Six reasons why 2011 is an outsourcing service buyers market

Outsourcing broker Burnt-Oak Partners thinks that 2011 could be a buyers market for outsourcing services as supplier revenues decline.

The company believes the fall could be as high as 5-6% in real terms.

Robert Morgan director of Burnt-Oak Partners gives six reasons why 2011 might be a buyers market for outsourcing.

Technological innovation – investment in new approaches and technology has a natural defined cost step reduction built into it. Virtualisation, applications on demand, pay only for what you use etc, have all taken root and will soak up client commodity services at large discounted rates

Existing contracts up for renew or termination – 2011 has an unusual number of outsourcing contracts coming to an end, whilst few will actually stop or change hands, savvy clients will use the times to bargain hard and end up paying significantly less either by going to competition or threatening to go to competition

Multi-sourcing is now seen as too expensive – large retained in-house functions to control the supply / demand interface has not led to better services or sustained cheaper pricing. A more educated approach being adopted by clients is towards the natural pairing of suppliers which results in less management being required, more efficient and effective services and cheaper combined service pricing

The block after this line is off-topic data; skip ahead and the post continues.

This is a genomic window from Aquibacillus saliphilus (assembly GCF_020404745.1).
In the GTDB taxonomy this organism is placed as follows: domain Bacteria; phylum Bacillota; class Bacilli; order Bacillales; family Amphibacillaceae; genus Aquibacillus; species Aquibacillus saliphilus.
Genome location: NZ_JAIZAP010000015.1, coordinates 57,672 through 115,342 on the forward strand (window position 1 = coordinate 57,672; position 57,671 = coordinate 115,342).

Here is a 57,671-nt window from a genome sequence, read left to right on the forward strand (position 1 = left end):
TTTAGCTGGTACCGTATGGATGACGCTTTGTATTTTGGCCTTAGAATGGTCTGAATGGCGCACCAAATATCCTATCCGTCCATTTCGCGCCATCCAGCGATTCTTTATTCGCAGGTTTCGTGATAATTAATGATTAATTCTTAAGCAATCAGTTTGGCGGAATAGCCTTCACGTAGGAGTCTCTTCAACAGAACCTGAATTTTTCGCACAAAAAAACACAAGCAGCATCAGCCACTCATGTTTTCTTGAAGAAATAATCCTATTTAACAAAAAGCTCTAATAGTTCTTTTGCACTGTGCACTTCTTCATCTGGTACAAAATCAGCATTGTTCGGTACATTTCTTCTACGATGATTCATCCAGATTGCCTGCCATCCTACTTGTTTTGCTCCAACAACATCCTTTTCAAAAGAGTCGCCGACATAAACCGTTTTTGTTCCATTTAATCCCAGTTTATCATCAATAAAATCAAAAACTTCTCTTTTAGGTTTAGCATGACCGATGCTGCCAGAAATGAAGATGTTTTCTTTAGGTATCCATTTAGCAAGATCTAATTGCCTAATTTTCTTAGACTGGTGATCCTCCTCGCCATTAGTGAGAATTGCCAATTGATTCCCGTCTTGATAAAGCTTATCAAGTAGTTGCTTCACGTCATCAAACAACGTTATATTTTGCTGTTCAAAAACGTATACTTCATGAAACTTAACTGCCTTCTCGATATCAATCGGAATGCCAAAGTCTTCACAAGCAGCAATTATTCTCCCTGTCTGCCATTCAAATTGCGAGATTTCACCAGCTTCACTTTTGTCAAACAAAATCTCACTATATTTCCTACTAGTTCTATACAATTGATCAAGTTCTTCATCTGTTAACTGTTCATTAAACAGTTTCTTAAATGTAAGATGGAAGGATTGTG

Fewer mega deals – are driving the tier one suppliers (IBM, HP) to “need” more mid-sized deals and the competition between tier one and tier two (Atos Origin, T-Systems) has become fierce, with price reduction the prime weapon of choice

Market consolidation – HP now have to prove that the EDS purchase has worked and against a large number of terminating contracts. More recently Atos Origin will need to show that the Siemens IT Solutions  (SIS) purchase will be worthwhile. Both HP and Atos need to achieve sales to prove their investment was sound. Savvy clients will exploit this by sign bargain basement priced deals

The up-turn in Governmental contracts led by the British government will not deliver until late 2011 and even then not in the volume analysts expect. Other European governments await the UK’s initiative and leadership especially on shared services, but few governments will bring significant work parcels to market in 2011